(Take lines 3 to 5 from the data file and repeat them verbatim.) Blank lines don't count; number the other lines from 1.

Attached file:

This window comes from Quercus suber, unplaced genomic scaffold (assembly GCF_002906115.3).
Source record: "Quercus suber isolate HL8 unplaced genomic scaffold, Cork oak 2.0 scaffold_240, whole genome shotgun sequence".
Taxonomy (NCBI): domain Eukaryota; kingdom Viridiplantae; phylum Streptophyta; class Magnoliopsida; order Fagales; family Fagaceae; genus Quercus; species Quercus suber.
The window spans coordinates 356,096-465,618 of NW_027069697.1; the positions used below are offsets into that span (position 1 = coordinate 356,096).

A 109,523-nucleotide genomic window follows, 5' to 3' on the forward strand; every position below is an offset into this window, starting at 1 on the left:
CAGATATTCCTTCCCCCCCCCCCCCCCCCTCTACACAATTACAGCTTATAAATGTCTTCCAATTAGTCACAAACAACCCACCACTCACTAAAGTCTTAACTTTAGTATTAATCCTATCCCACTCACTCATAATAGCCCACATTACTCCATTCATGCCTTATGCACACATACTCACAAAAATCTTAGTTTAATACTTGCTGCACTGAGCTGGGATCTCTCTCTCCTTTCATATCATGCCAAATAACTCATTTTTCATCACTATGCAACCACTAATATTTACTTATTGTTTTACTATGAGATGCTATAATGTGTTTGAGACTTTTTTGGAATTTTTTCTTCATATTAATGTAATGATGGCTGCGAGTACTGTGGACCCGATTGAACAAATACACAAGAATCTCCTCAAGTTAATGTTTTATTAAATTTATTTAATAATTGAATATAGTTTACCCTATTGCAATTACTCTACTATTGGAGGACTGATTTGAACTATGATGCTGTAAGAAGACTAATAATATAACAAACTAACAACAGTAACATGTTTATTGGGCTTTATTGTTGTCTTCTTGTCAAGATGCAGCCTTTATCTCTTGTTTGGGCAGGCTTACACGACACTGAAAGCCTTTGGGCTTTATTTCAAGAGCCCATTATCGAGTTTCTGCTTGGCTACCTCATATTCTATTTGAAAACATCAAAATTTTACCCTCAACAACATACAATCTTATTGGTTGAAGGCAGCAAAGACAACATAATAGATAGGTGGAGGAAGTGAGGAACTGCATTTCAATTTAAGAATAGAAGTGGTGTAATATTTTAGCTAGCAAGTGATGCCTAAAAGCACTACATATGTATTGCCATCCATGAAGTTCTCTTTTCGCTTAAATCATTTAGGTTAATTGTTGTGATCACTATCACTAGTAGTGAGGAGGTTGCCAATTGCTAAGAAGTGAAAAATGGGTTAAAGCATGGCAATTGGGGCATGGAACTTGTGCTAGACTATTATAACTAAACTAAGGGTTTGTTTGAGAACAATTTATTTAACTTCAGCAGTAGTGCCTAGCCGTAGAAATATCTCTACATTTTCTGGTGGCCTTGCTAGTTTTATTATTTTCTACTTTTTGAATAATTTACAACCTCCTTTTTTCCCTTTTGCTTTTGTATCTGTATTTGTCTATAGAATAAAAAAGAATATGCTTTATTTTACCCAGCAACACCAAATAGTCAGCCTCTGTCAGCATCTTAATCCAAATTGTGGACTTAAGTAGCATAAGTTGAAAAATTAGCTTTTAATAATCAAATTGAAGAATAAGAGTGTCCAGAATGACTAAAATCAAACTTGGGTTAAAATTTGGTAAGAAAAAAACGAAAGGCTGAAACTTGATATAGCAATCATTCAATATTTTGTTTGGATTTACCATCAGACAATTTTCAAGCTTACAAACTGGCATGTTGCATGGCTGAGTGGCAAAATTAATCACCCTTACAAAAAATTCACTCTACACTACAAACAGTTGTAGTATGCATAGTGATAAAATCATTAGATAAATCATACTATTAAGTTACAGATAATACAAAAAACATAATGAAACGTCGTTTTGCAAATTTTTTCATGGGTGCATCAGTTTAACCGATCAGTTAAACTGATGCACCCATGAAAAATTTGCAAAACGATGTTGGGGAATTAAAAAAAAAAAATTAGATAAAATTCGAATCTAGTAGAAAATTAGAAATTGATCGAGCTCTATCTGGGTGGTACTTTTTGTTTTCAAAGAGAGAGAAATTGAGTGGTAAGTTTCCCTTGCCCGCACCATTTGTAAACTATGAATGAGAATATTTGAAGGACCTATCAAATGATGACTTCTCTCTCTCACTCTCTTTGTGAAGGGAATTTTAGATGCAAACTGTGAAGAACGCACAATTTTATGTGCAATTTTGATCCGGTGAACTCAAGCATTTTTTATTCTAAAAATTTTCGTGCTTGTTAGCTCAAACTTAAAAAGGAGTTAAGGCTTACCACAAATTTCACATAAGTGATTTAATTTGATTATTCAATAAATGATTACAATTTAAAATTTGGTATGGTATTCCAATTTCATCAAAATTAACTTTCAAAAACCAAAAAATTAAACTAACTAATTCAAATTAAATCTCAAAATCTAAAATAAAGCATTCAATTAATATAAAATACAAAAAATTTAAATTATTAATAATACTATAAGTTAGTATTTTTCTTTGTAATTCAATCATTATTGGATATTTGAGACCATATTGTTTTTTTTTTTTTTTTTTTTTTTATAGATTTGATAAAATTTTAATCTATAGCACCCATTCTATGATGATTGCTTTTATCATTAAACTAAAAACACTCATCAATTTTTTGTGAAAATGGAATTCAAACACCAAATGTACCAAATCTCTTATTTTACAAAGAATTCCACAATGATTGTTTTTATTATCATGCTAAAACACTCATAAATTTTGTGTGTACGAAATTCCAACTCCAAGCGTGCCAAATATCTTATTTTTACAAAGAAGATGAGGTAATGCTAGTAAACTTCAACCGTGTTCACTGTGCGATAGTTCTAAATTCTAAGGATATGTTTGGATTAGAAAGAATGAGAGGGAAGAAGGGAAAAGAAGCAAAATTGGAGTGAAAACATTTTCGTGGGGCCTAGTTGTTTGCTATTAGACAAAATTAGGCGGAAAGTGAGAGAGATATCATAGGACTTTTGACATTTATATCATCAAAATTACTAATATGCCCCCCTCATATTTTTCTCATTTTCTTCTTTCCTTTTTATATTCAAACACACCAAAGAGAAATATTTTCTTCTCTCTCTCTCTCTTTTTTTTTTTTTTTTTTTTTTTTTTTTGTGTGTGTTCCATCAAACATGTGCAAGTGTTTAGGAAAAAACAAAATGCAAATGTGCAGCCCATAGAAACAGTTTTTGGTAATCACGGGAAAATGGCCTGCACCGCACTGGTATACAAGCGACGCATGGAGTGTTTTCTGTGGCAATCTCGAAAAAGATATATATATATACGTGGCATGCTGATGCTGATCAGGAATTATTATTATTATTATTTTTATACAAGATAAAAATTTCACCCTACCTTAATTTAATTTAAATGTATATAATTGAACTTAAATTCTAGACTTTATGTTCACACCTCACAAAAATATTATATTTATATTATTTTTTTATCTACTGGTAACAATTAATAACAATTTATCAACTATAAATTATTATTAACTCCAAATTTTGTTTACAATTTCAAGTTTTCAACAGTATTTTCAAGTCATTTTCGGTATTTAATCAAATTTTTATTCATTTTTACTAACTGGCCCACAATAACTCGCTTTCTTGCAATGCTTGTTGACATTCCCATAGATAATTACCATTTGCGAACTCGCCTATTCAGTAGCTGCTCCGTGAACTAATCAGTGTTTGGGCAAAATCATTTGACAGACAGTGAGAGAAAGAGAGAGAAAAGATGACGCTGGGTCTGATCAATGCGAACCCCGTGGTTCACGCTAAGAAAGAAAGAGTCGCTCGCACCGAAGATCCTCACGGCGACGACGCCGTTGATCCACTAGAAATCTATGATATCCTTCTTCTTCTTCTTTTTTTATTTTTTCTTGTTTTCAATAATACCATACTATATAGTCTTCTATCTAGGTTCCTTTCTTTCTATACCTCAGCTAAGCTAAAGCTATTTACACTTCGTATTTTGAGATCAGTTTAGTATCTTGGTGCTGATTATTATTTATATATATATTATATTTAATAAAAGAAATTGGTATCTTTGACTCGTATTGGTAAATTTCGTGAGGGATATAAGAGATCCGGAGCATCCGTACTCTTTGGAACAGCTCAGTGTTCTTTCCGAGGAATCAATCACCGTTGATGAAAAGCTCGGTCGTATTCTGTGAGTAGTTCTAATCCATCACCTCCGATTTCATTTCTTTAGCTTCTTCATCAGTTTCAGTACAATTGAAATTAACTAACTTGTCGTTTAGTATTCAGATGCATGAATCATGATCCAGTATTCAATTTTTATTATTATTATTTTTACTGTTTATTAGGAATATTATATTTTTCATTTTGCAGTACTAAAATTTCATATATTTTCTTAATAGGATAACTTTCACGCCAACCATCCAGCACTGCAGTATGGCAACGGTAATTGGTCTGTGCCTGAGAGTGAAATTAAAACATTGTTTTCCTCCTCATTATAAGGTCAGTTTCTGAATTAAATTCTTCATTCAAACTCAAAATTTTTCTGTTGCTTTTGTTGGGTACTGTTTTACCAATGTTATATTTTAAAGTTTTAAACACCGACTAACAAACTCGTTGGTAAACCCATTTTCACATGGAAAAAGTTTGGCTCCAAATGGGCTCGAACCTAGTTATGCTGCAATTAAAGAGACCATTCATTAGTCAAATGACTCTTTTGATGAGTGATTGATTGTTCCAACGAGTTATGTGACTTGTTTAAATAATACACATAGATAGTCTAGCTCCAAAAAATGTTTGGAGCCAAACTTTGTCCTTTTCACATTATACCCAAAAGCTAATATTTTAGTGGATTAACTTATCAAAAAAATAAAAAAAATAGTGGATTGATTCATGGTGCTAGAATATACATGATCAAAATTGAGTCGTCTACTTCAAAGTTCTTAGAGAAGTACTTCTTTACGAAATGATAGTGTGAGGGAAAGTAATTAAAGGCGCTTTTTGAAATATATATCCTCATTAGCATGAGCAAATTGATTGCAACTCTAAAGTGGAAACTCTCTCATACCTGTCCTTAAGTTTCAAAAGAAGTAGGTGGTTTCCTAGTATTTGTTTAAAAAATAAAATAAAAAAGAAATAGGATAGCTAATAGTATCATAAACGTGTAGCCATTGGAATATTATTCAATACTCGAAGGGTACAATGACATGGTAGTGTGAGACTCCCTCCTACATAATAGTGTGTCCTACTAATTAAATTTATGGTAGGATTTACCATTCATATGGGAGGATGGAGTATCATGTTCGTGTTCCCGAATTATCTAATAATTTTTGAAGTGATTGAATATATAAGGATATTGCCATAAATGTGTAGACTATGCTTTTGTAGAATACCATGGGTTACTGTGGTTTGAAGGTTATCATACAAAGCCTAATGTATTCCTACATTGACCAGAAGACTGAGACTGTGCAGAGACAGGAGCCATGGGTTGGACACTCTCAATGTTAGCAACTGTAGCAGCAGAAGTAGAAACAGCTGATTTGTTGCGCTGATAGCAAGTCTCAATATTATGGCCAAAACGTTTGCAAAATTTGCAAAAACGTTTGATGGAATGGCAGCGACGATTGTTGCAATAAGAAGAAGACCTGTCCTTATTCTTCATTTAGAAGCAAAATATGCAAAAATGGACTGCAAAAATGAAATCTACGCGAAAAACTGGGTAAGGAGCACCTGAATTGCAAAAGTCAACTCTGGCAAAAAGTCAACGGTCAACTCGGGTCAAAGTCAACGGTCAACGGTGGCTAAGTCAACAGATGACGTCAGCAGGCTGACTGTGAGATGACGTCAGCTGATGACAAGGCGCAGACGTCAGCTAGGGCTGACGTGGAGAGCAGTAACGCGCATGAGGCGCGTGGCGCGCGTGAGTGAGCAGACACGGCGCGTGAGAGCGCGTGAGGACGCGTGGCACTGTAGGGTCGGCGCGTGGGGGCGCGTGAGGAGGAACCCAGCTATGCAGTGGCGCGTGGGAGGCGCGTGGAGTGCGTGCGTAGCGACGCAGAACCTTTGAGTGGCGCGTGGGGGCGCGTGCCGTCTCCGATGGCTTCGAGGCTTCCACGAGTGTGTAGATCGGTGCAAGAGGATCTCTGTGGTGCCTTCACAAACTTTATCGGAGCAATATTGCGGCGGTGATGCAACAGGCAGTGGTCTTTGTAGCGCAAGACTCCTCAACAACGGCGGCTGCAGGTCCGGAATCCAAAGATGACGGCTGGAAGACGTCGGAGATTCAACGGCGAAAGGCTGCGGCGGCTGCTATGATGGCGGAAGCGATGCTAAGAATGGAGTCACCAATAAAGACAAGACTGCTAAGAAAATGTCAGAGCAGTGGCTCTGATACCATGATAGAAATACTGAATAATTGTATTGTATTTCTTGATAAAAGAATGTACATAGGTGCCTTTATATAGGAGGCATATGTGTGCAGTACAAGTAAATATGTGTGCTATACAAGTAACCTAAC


Taxonomy (NCBI): domain Eukaryota; kingdom Viridiplantae; phylum Streptophyta; class Magnoliopsida; order Fagales; family Fagaceae; genus Quercus; species Quercus suber.
The window spans coordinates 356,096-465,618 of NW_027069697.1; the positions used below are offsets into that span (position 1 = coordinate 356,096).

A 109,523-nucleotide genomic window follows, 5' to 3' on the forward strand; every position below is an offset into this window, starting at 1 on the left: